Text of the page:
Today is Remembrance Day in Canada. I think gratefully of all the men and women who sacrificed so much to protect rights and freedoms for others. That includes my father (who fought in World War II) and my uncle Joseph (whom I never knew, since he died in World War II; my middle name is Joseph).
I had a brief experience with war in El Salvador in 1989. I was living there and working “undercover” with the Independent Human Rights Commission of El Salvador. By “undercover,” I mean that only a few members of that Human Rights Commission knew I was working with/for them. I had obtained permission from the Armed Forces of El Salvador to be in the country as a journalist “covering” the war for a small newspaper in San Francisco. (Yes, I know it sounds like a TV show, but it's true.)
I had a “beeper” on my belt that was linked to the Independent Human Rights Commission. If it beeped once, I knew that I had to be in front of the Baptist Hospital in thirty minutes to receive instructions. Two beeps meant having to go to McDonald’s. Three beeps meant going to Mr. Donut (that was my favorite; I liked their coffee).
That experience came to an end when the government of El Salvador expelled me from their country the day after attending the public funeral for the six Jesuit priests (and two women helpers) massacred on November 16, 1989. I feel sure that my movements in the days following that massacre helped to “blow my cover.” And I almost didn't manage to get out of the country; that’s another story that was almost surreal.
I don’t often speak of those terrible war experiences, but here are two paragraphs from a longer description of that experience (I titled it “Stranger and Scarier than Fiction”) that I wrote for my family:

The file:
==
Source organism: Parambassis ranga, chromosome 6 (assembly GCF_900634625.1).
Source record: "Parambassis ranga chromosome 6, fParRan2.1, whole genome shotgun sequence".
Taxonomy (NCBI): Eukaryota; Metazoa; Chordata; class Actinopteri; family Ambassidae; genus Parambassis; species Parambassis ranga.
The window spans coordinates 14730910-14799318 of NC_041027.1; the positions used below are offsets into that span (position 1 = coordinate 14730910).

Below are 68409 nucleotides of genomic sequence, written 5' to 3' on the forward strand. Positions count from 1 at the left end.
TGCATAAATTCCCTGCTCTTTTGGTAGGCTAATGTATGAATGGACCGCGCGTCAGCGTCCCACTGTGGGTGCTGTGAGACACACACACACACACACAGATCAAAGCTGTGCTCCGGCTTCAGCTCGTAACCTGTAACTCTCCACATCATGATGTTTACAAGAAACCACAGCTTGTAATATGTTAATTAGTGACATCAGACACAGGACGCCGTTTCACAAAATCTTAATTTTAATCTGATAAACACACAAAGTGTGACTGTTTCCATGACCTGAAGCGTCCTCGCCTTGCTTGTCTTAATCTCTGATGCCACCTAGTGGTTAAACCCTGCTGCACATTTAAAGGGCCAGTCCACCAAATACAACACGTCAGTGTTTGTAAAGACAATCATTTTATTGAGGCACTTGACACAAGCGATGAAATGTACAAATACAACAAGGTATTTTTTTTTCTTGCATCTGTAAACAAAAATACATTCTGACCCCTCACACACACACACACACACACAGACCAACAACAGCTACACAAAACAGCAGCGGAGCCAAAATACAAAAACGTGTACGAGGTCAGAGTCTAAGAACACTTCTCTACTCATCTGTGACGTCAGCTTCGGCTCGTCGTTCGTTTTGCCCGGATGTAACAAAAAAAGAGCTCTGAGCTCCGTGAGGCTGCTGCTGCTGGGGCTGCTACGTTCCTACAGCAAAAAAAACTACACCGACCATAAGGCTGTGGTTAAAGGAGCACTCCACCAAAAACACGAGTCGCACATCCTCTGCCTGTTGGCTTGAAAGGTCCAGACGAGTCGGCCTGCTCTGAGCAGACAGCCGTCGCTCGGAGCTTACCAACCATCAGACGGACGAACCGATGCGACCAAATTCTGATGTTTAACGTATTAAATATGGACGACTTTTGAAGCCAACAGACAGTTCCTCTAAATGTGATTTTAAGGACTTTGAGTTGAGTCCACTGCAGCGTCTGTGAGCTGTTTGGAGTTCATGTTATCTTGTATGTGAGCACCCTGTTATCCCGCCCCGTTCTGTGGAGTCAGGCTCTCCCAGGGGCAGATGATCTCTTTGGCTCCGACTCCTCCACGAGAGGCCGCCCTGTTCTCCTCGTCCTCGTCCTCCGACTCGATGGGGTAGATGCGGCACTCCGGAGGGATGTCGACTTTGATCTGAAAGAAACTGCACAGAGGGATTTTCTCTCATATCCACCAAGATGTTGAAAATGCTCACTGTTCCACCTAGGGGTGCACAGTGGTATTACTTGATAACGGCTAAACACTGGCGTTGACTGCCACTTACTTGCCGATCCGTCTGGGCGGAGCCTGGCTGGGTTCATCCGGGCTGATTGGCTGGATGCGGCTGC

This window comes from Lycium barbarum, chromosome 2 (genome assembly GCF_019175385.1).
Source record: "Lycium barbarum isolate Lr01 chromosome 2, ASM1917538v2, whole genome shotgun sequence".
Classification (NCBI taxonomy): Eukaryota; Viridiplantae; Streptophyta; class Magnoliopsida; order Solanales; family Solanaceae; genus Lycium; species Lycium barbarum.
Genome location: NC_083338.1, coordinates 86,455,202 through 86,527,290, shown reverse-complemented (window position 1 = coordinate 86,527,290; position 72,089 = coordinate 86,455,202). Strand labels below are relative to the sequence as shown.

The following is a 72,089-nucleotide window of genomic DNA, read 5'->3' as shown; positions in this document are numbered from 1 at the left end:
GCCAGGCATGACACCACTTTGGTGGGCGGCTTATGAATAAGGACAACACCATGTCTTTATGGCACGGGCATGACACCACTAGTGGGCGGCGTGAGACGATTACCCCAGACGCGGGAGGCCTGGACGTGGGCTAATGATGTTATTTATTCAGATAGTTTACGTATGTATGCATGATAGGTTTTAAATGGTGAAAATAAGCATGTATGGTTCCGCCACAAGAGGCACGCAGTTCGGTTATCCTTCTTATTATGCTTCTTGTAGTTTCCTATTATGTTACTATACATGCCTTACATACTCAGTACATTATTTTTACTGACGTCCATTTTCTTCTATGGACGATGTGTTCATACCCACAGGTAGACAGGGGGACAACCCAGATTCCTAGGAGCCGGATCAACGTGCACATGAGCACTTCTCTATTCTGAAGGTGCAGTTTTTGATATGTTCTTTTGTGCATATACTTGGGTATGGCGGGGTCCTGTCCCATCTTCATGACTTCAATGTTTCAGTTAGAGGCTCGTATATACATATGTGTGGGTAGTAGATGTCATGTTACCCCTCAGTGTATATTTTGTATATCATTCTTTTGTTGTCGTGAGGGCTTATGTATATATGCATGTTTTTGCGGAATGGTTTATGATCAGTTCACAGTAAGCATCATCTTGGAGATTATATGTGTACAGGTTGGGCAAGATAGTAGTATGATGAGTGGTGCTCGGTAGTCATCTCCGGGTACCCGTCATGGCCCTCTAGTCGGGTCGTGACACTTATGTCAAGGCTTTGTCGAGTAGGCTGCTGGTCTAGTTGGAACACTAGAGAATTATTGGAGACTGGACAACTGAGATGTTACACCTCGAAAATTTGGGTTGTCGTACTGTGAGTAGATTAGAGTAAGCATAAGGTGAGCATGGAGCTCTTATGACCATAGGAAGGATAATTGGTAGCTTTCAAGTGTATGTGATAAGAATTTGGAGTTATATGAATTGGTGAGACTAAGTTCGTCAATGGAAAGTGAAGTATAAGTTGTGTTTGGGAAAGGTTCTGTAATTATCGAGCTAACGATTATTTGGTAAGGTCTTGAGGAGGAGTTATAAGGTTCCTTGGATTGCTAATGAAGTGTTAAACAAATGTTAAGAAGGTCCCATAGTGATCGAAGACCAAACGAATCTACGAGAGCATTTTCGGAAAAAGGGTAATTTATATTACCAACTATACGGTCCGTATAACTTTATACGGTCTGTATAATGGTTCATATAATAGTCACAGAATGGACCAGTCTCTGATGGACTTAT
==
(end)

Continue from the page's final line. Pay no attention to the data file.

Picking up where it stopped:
“The members of the Human Rights Commission had to go into hiding, and my beeper began to sound often. Sometimes I was asked to book a hotel room with a fictitious name (I could be sure that it was for someone on the blacklist of the death squads). Sometimes I would bring food or a message to someone in hiding (I remember bringing a note to an address and giving it to the president of the national university). Sometimes I would be sent to an area where the fighting was intense, so that I could photograph how many non-combatant civilians—men, women, and children—were being killed (my photos always showed more victims than the government would admit).
“On one occasion I was caught in crossfire between the army and the guerrillas. Yes, it is possible to hug the ground. However, I knew that Oscar (a young man on the Human Rights Commission) and I had decided that morning that if I didn't contact him by 10 AM, then something must be wrong, and he would leave his hiding place at my house. I also knew that the armed forces had checkpoints all over the neighborhood: he would surely be detained (and, just as surely, disappeared) if he did leave the house. I tried crawling down the street; the movement seemed to only attract more bullets. At 9:45 I had no choice but to jump up and run (and I mean run!) to a public phone located at the far street corner. The bullets came so close to me during that race that I am still not sure if I heard them or if I saw them or if I felt them as they crossed the bridge of my nose. The phone worked, in spite of the bullets pinging off the pole. I was sure that my house telephone (like that of all foreign journalists) was being intercepted, so I communicated to Oscar (without using his name) that he could rest tranquilly at the house since the neighborhood was being ‘protected’ by soldiers at every entrance or departure point. Oscar understood: he stayed put.”
Thank you to all who offer their lives to the struggle for justice and freedom and human rights.